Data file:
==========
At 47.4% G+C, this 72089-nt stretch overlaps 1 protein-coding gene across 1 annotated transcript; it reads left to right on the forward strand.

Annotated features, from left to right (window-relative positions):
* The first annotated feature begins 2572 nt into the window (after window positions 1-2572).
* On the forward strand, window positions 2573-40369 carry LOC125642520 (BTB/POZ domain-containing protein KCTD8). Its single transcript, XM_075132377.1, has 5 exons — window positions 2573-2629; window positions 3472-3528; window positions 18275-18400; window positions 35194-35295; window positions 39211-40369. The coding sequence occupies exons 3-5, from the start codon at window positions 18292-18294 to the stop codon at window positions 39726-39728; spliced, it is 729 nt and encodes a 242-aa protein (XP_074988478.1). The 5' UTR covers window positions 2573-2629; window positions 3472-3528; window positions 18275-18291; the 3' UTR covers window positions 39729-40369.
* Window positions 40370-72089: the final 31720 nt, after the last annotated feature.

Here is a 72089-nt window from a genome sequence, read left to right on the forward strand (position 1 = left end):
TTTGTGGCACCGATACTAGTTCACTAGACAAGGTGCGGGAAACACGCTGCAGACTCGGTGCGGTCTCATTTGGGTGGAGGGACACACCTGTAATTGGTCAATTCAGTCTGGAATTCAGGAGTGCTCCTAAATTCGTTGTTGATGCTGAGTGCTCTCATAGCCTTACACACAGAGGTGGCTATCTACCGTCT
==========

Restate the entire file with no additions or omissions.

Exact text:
At 47.4% G+C, this 72089-nt stretch overlaps 1 protein-coding gene across 1 annotated transcript; it reads left to right on the forward strand.

Annotated features, from left to right (window-relative positions):
* The first annotated feature begins 2572 nt into the window (after window positions 1-2572).
* On the forward strand, window positions 2573-40369 carry LOC125642520 (BTB/POZ domain-containing protein KCTD8). Its single transcript, XM_075132377.1, has 5 exons — window positions 2573-2629; window positions 3472-3528; window positions 18275-18400; window positions 35194-35295; window positions 39211-40369. The coding sequence occupies exons 3-5, from the start codon at window positions 18292-18294 to the stop codon at window positions 39726-39728; spliced, it is 729 nt and encodes a 242-aa protein (XP_074988478.1). The 5' UTR covers window positions 2573-2629; window positions 3472-3528; window positions 18275-18291; the 3' UTR covers window positions 39729-40369.
* Window positions 40370-72089: the final 31720 nt, after the last annotated feature.

Here is a 72089-nt window from a genome sequence, read left to right on the forward strand (position 1 = left end):
TTTGTGGCACCGATACTAGTTCACTAGACAAGGTGCGGGAAACACGCTGCAGACTCGGTGCGGTCTCATTTGGGTGGAGGGACACACCTGTAATTGGTCAATTCAGTCTGGAATTCAGGAGTGCTCCTAAATTCGTTGTTGATGCTGAGTGCTCTCATAGCCTTACACACAGAGGTGGCTATCTACCGTCT